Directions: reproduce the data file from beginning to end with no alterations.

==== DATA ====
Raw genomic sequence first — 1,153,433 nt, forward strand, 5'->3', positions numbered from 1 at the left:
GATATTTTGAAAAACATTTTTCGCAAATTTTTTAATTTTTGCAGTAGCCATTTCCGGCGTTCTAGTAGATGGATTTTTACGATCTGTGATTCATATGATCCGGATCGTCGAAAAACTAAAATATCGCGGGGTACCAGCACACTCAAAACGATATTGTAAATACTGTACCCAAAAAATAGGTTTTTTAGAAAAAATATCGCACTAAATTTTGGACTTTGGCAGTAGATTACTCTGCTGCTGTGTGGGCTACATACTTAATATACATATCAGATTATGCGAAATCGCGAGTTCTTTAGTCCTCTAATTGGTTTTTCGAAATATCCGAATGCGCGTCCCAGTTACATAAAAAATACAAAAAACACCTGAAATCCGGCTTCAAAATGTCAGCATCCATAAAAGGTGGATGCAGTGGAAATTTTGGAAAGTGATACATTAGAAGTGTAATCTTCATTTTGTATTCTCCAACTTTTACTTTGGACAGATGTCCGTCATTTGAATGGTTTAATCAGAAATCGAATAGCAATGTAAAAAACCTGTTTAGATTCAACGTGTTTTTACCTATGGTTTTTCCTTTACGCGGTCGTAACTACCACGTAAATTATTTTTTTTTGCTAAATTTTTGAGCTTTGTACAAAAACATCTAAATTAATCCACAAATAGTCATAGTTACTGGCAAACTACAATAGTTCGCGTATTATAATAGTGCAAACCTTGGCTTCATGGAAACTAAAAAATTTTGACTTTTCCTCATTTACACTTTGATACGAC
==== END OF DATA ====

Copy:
Raw genomic sequence first — 1,153,433 nt, forward strand, 5'->3', positions numbered from 1 at the left:
GATATTTTGAAAAACATTTTTCGCAAATTTTTTAATTTTTGCAGTAGCCATTTCCGGCGTTCTAGTAGATGGATTTTTACGATCTGTGATTCATATGATCCGGATCGTCGAAAAACTAAAATATCGCGGGGTACCAGCACACTCAAAACGATATTGTAAATACTGTACCCAAAAAATAGGTTTTTTAGAAAAAATATCGCACTAAATTTTGGACTTTGGCAGTAGATTACTCTGCTGCTGTGTGGGCTACATACTTAATATACATATCAGATTATGCGAAATCGCGAGTTCTTTAGTCCTCTAATTGGTTTTTCGAAATATCCGAATGCGCGTCCCAGTTACATAAAAAATACAAAAAACACCTGAAATCCGGCTTCAAAATGTCAGCATCCATAAAAGGTGGATGCAGTGGAAATTTTGGAAAGTGATACATTAGAAGTGTAATCTTCATTTTGTATTCTCCAACTTTTACTTTGGACAGATGTCCGTCATTTGAATGGTTTAATCAGAAATCGAATAGCAATGTAAAAAACCTGTTTAGATTCAACGTGTTTTTACCTATGGTTTTTCCTTTACGCGGTCGTAACTACCACGTAAATTATTTTTTTTTGCTAAATTTTTGAGCTTTGTACAAAAACATCTAAATTAATCCACAAATAGTCATAGTTACTGGCAAACTACAATAGTTCGCGTATTATAATAGTGCAAACCTTGGCTTCATGGAAACTAAAAAATTTTGACTTTTCCTCATTTACACTTTGATACGAC